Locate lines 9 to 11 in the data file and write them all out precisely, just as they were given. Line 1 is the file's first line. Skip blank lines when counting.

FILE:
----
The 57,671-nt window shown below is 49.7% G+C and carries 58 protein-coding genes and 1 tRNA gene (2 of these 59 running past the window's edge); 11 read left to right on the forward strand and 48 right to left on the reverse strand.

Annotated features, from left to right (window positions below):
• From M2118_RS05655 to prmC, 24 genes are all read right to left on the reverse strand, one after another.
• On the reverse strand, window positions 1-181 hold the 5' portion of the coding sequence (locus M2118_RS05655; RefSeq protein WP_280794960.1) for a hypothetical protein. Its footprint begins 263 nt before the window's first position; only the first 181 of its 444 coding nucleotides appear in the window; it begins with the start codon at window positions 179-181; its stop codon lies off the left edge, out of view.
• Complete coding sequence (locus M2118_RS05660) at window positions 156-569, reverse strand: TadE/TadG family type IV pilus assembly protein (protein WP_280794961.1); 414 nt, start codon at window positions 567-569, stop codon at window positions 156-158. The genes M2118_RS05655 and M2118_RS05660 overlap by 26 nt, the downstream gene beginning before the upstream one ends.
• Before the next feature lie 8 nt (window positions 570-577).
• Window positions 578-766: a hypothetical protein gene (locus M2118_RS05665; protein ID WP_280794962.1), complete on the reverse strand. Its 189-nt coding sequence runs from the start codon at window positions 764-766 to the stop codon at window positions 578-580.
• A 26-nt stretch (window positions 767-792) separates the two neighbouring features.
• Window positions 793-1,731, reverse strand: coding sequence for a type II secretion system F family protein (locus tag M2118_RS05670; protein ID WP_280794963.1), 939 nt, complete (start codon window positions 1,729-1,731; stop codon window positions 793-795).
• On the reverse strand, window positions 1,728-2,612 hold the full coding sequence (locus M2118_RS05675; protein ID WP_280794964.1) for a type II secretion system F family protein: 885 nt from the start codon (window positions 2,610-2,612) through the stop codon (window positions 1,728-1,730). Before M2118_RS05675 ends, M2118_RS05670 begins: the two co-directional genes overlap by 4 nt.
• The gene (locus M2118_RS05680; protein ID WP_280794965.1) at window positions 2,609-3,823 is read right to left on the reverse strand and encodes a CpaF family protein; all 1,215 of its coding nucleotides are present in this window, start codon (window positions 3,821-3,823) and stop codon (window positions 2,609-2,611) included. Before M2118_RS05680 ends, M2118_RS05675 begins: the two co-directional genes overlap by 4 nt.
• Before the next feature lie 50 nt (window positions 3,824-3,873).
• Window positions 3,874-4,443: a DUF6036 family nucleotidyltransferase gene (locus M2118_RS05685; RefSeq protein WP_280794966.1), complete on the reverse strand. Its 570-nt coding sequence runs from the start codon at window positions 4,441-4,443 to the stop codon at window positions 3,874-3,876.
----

• Window positions 793-1,731, reverse strand: coding sequence for a type II secretion system F family protein (locus tag M2118_RS05670; protein ID WP_280794963.1), 939 nt, complete (start codon window positions 1,729-1,731; stop codon window positions 793-795).
• On the reverse strand, window positions 1,728-2,612 hold the full coding sequence (locus M2118_RS05675; protein ID WP_280794964.1) for a type II secretion system F family protein: 885 nt from the start codon (window positions 2,610-2,612) through the stop codon (window positions 1,728-1,730). Before M2118_RS05675 ends, M2118_RS05670 begins: the two co-directional genes overlap by 4 nt.
• The gene (locus M2118_RS05680; protein ID WP_280794965.1) at window positions 2,609-3,823 is read right to left on the reverse strand and encodes a CpaF family protein; all 1,215 of its coding nucleotides are present in this window, start codon (window positions 3,821-3,823) and stop codon (window positions 2,609-2,611) included. Before M2118_RS05680 ends, M2118_RS05675 begins: the two co-directional genes overlap by 4 nt.